From smog-choked cities to sludge-filled rivers, stories about China’s environment in recent years have painted a bleak picture. But China is not the first country to put economic development above protecting the environment. All of today’s wealthy countries, including the UK during the industrial revolution and the US after World War II, got rich doing the same.
What’s different about China is the pace of development, the scale of its impact, and the timing. Never in human history have so many people been pulled out of poverty so quickly. China’s unprecedented development, which has relied on fossil fuels to the point that the country is now the world’s biggest emitter of greenhouse gases, comes at a crucial time for the world. If we don’t reduce greenhouse-gas emissions to zero by 2060, we’ll be staring down the gun at climate menaces humans have not faced in our time on the planet.
The good news is that, unlike the US, the world’s second-biggest emitter, China appears truly committed to climate action. The country has pledged to hit peak emissions by 2030, and to ensure emissions fall rapidly after that.
These commitments aren’t just posturing. China has been the world’s largest market for renewable energy for a few years now. In 2006, the country had 100 MW of solar-power capacity and 2,600 MW of wind-power capacity installed. Merely 10 years later, those figures were 77,800 MW and 159,000 MW—a 778- and 61-fold increase, respectively. For comparison, in the US—still a much a richer country than China—there was 40,000 MW of solar-power capacity and 90,000 MW of wind-power capacity in 2016.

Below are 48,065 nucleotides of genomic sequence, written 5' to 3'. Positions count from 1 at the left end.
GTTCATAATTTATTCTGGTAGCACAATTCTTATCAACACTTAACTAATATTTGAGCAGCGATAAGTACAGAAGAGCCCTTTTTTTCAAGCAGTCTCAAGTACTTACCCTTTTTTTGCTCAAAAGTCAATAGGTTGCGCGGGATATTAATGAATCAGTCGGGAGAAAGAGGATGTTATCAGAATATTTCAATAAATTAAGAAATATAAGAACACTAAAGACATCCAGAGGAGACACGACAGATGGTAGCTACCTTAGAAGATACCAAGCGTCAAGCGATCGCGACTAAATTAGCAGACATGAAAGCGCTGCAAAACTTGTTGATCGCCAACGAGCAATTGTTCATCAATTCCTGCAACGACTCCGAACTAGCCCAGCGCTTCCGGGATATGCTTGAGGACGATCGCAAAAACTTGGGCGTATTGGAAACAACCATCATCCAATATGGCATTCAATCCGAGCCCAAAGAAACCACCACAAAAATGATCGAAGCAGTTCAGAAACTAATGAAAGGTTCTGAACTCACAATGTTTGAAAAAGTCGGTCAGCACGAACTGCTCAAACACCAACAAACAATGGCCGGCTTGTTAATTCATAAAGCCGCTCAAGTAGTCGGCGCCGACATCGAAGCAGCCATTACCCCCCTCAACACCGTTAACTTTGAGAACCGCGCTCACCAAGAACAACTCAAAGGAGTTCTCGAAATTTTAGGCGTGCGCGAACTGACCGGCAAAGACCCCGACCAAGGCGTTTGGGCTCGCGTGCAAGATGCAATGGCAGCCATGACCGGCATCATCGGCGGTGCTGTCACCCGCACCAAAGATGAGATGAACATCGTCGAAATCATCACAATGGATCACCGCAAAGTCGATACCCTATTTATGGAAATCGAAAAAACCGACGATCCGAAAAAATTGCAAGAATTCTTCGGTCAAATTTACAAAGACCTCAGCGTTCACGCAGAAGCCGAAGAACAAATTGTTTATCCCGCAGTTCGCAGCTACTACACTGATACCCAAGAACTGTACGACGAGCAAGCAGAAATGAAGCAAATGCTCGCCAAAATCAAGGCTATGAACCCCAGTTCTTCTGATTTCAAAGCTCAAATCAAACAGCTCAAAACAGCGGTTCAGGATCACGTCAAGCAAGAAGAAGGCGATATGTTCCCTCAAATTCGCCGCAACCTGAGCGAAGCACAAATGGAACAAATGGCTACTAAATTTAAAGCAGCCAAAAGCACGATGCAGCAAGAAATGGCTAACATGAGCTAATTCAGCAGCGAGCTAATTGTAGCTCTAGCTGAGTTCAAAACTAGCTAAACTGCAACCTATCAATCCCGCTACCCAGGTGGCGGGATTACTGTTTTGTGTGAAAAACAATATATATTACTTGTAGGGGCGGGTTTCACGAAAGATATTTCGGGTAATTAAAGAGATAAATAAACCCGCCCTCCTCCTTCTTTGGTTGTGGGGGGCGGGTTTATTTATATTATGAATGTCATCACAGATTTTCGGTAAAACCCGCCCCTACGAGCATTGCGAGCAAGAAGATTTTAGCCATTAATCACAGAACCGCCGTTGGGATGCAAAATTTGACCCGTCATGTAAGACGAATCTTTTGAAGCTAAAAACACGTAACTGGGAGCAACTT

China, though, still must grapple with the reality faced by any developing economy in the 21st century. The country’s growing demand for energy is outpacing its ability to replace dirty sources like coal with clean, renewable ones. While the construction rate of new coal-fired power plants has slowed, it hasn’t stopped altogether. Further, even if China stopped building new coal plants tomorrow, the country has come to so deeply rely on this dirtiest of fossil fuels—more than 70% of its electricity currently comes from coal, compared to about 40% in the US—that it would continue to emit significant greenhouse gases for years to come. China’s energy demand is so high right now that it simply cannot afford to stop burning coal and other fossil fuels.
These contradictions make China the perfect case study for large-scale deployment of carbon capture and storage (CCS). Experts say that if there’s any country that really needs this technology, which enables power plants to burn coal or natural gas without putting carbon dioxide emissions into the atmosphere, it’s China. Better still, they insist, thanks to a heavy-handed government and large state-owned enterprises, if there’s any country that can pull it off at mass scale, it’s China.
This past July, I spent two weeks in the country to find out whether these arguments could be backed up by the reality on the ground, and to see if CCS technology had started to take hold in any meaningful way in the country.